Send the link below via email or IMCopy
Present to your audienceStart remote presentation
- Invited audience members will follow you as you navigate and present
- People invited to a presentation do not need a Prezi account
- This link expires 10 minutes after you close the presentation
- A maximum of 30 users can follow your presentation
- Learn more about this feature in our knowledge base article
Blues music history timeline:
Transcript of Blues music history timeline:
Blues music history timeline:
1899 – Scott Joplin publishes “Maple Leaf Rag”, making ragtime main influence on the Piedmont style of blues.
1912 – The first blues songs, including W.C. Handy’s “Memphis Blues”, are published as sheet music.
1929 – The early Delta bluesman Charley Patton recorded first song
1929 – Great Depression in the United States blacks migrated north along the route of the Illinois Central Railroad toward Chicago. New type of blues was made – Chicago blues and it was more powerful than all types before.
1947 – Muddy Waters makes his first Chicago recordings
1917 – The United States enters World War I. Military and economic mobilization starts the great internal migration of African-Americans.
1920 – Mamie Smith records “Crazy Blues” and it becomes the first blues hit
1925 – Electrical recording technology is introduced and blues music is available for wider audience
1952 – B.B. King has his first major rhythm and blues hit with a version of “Three O’Clock Blues.”
1960 – Muddy Waters performs at the Newport Jazz Festival to tremendous acclaim.
1964 – The first U.S. tour by the Rolling Stones marks the invasion of British blues rock bands.
1964 – Delta bluesmen Son House and Skip James perform at the Newport Folk Festival.
1969 – Muddy Waters and B.B. King perform at the Fillmore East, a concert venue in the East Village region of New York City, to a predominantly white audience.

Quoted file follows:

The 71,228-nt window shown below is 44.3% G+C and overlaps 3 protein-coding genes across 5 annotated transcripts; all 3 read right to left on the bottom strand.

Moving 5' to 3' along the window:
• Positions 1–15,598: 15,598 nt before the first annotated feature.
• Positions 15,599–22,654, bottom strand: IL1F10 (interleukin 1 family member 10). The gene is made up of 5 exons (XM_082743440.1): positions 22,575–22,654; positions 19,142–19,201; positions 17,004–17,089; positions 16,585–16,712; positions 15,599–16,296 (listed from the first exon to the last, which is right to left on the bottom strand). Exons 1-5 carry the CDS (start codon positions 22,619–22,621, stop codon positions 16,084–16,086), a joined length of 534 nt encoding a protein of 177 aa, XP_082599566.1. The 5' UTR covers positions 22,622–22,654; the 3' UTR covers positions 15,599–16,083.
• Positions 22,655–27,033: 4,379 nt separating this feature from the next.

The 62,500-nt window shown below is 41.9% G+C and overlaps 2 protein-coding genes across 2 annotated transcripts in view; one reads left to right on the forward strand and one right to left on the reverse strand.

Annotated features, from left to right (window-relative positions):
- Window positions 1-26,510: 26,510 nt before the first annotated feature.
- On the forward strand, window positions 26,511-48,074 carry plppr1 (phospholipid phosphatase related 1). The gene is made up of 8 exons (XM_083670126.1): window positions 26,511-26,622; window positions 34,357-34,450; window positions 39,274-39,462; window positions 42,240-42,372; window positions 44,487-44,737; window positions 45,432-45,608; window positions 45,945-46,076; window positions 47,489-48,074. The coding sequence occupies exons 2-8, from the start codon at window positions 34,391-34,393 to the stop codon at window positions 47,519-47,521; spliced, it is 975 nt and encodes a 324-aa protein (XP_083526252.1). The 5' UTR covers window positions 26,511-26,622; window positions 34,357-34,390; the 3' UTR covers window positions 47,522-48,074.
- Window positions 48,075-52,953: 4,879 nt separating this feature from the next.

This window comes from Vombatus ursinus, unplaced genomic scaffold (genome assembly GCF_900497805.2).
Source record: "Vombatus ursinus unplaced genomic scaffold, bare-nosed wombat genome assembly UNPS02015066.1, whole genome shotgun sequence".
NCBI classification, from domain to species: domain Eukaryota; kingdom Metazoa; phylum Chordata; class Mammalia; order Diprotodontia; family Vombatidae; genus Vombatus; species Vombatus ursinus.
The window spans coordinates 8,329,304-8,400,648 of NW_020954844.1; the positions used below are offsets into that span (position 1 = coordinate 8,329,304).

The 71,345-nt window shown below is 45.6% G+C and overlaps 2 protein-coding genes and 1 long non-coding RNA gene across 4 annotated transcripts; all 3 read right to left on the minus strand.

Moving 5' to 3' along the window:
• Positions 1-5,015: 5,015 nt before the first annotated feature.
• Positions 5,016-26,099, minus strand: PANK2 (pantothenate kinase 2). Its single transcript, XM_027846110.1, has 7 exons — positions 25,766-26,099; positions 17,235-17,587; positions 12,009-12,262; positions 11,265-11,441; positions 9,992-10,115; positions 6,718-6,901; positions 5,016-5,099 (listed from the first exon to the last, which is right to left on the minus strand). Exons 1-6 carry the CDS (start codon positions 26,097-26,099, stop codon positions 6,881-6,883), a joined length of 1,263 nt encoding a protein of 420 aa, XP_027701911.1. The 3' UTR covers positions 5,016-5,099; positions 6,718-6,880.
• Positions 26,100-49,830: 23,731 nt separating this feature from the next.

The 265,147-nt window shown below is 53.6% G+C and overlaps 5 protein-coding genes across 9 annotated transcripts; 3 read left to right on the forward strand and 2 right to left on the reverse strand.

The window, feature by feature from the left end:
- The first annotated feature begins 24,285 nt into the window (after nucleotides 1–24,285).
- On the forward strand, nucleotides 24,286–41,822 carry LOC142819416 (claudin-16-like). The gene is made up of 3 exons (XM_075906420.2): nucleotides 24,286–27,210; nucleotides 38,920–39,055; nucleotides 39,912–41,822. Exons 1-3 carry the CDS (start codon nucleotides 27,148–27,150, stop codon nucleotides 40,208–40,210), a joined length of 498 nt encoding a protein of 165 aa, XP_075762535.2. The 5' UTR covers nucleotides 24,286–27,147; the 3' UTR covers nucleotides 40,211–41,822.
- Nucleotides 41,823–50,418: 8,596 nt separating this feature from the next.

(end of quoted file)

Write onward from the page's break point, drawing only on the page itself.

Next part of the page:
1990 – Columbia’s release of the complete Robert Johnson recordings on CD sells 400,000 albums in six months.
B.B. King - No name is more recognizable, more popular, and currently, more successful and respected when it comes to blues than B.B. King. Also known as Riley King, he's directly influenced many artists and even played with some, such as Eric Clapton and U2. He's recorded tons of albums, made countless television appearances, has several thousand performances and continues to do so. His success has been marked many times through Grammy Awards, inductions, and many other awards. To this day, he continues to be a major influence in the genre.
Muddy Waters - Also known as McKinley Morganfield, Muddy Waters is considered the father of Chicago blues. He won several Grammy Awards with songs like Hoochie Coochie Man, Got My Mojo Working, and I Just Want to Make Love to You. He lived to be 70 years old and has influence not just blues, but a variety of genres.
The Three o' clock Blues
3 O’clock Blues is a song by B.B.Kings first published in 1952. It was the most top selling R and B records in 1952. It was a slow 12 Bar Blues and lasts approximately 8 minutes.
The song starts of relaxed with the electric guitar, piano and drums. The singing in the song is very flowing with many crescendos.